Physicians often question how long menses should remain abnormal after menarche. Menarche typically occurs between 12 and 13 years and within 2-3 years of thelarche. Lack of menarche by age 15 or within 3 years of thelarche requires evaluation. Similarly, lack of thelarche by age 13 should be evaluated. After menarche, cycles are typically 21-45 days, with 2-7 days of bleeding and the same amount of blood loss as an adult. Thus, heavy bleeding is not normal in adolescence. By 3 years after menarche, a normal adult menstrual pattern should be in place.


Bleeding patterns as the ovaries transition into menopause are best described by the “Stages of Reproductive Aging Workshop (STRAW).” [41] Seven progressive stages are described: three in the “Reproductive age” (-5, -4, -3), two in the “Menopausal transition” (-2, -1), and two in the “Postmenopause” (+1, 2). Final menses is between stage -1 and +1. A change in cycle characteristics is first seen in stage -3, in which total cycle length shortens by 2-3 days due to a shortened follicular phase but a maintained luteal phase. Associated with earlier and more rapid follicle development, estradiol levels may be higher than that of younger reproductive aged women. In stages -2 and -1 of the menopausal transition, cycles become more variable, initially varying by greater than 7 days and subsequently with skipped cycles and intervals of >60 days. This is due to intermittent anovulation. The final menstrual period is defined retrospectively by absence of menses for 1 year. [42] Postmenopause stage +1, lasting about 6 years, is characterized by a continuing rise in FSH and a decline in estrogen associated with vasomotor symptoms and vaginal changes. Late postmenopause typically shows improvement in vasomotor symptoms, stabilization of hormone levels, and more urogenital symptoms. Although other hormone levels significantly change including AMH, progesterone and inhibin, FSH, and estradiol remain the most representative.




Single episodes of anovulatory bleeding generally carry a good prognosis.

Patients who experience repetitive episodes might experience significant consequences. Frequent uterine bleeding will increase the risk for iron deficiency anemia. Flow can be copious enough to require hospitalization for fluid management, transfusion, or intravenous hormone therapy. Chronic unopposed estrogenic stimulation of the endometrial lining increases the risk of both endometrial hyperplasia and endometrial carcinoma. Timely and appropriate management will prevent most of these problems.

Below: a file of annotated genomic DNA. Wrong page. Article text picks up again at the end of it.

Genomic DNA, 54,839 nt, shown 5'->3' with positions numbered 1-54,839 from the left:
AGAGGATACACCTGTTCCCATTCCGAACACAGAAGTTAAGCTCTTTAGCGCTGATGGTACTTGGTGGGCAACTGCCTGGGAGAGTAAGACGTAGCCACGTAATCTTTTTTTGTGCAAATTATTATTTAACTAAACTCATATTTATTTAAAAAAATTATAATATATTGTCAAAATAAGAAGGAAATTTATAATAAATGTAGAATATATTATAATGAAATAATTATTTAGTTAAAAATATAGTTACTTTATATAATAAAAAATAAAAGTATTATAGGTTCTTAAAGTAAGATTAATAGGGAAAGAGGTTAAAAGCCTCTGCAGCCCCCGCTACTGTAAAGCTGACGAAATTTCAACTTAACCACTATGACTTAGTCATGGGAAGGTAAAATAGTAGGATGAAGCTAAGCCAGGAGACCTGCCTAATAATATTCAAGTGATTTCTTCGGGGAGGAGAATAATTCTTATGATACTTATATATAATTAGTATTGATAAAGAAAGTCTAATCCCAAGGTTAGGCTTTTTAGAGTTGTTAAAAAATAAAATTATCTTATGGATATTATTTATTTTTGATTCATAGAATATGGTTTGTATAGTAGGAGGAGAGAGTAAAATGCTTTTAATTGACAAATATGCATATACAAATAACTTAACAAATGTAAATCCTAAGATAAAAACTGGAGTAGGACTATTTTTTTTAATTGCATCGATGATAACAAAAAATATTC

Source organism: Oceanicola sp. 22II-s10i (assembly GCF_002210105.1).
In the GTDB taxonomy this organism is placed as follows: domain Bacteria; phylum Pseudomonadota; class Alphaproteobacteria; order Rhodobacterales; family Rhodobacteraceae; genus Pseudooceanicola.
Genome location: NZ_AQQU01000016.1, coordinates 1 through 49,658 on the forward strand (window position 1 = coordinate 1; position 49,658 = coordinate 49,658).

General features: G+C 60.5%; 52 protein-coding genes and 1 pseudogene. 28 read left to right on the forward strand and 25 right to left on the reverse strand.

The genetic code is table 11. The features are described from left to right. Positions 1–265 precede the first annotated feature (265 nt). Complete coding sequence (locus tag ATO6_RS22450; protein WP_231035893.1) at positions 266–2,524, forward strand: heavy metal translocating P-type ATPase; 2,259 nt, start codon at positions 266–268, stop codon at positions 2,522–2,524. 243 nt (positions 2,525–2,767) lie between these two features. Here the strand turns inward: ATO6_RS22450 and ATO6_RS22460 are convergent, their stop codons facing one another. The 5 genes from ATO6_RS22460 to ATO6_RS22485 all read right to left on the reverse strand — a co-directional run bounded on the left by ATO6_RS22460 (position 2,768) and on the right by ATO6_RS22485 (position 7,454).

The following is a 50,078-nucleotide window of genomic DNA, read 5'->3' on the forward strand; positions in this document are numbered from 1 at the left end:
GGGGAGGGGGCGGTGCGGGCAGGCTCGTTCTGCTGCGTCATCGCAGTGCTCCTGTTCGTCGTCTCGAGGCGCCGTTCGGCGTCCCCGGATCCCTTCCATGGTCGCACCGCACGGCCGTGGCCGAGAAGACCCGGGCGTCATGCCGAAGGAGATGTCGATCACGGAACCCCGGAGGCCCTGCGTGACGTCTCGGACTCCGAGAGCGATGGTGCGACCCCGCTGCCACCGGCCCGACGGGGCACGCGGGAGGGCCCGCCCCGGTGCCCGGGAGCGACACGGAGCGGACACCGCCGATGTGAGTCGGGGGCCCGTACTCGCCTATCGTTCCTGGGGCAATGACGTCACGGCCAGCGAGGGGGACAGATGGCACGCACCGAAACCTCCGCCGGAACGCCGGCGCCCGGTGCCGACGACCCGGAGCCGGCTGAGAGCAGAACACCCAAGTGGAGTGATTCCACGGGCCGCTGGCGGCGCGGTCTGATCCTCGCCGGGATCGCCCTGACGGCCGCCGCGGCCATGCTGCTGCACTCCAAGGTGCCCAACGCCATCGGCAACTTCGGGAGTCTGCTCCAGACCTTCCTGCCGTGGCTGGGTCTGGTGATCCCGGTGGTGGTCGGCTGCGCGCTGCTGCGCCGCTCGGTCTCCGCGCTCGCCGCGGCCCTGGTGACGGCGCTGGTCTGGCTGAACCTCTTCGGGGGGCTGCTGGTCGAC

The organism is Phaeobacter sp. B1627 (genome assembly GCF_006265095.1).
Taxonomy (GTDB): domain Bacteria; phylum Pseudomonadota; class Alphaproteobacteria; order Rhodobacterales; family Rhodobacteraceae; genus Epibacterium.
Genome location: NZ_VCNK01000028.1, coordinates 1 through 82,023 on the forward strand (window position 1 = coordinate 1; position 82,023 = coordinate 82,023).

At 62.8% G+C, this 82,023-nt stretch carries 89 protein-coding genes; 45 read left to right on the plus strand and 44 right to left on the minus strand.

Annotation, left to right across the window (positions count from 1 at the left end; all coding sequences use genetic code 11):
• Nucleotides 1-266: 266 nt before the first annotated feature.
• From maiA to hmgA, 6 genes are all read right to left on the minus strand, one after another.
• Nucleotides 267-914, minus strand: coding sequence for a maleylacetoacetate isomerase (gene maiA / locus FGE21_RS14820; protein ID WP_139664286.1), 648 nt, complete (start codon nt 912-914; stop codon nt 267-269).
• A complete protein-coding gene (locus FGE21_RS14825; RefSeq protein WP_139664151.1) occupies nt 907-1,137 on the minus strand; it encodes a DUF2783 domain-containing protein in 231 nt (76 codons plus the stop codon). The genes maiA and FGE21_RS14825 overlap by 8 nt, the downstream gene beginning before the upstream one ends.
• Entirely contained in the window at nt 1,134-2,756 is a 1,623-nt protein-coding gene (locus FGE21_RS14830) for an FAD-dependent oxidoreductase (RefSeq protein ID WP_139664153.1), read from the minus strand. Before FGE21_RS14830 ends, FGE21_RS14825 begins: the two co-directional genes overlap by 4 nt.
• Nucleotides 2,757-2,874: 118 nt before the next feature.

Many individuals with abnormal uterine bleeding are exposed to unnecessary surgical intervention, such as repeated uterine curettage, endometrial ablative therapy, or hysterectomy, before adequate workup and a trial of medical therapy can be completed.

Persistent menstrual disturbances might lead to chronic iron loss in up to 30% of patients with iron deficiency anemia. Adolescents might be particularly vulnerable. Up to 20% of patients in this age group presenting with heavy regular menses might have a disorder of hemostasis.

About 1-2% of women with improperly managed anovulatory bleeding eventually might develop endometrial cancer. Infertility associated with chronic anovulation, with or without excess androgen production, is frequently seen in these patients. Patients with polycystic ovarian syndrome, obesity, chronic hypertension, and insulin-resistant diabetes mellitus particularly are at risk.


Patient Education

The goals of therapy for abnormal uterine bleeding (AUB) are to control and prevent recurrent bleeding, correct or treat any pathology present, and induce ovulation in patients who desire pregnancy. Age, past history, and bleeding amount influence management.

After initial treatment and resolution of an episode of AUB, patients need to be educated that most often chronic therapy is mandatory to prevent further episodes.

Reassure patients that most bleeding stops with the appropriate hormonal therapy. Explain the physiologic reason for the anovulatory bleeding pattern. This is particularly true for the adolescent patient who establishes a predictable ovulatory type of menstrual pattern over time.

Perhaps the best measure of successful treatment is a good menstrual calendar. Encourage patients to keep a calendar to record daily bleeding patterns. This will serve to document severity of blood loss and impact on daily activities.

For patient education resources, see Women's Health Center and Pregnancy Center, as well as Vaginal BleedingBirth Control OverviewBirth Control Methods, and Pap Smear.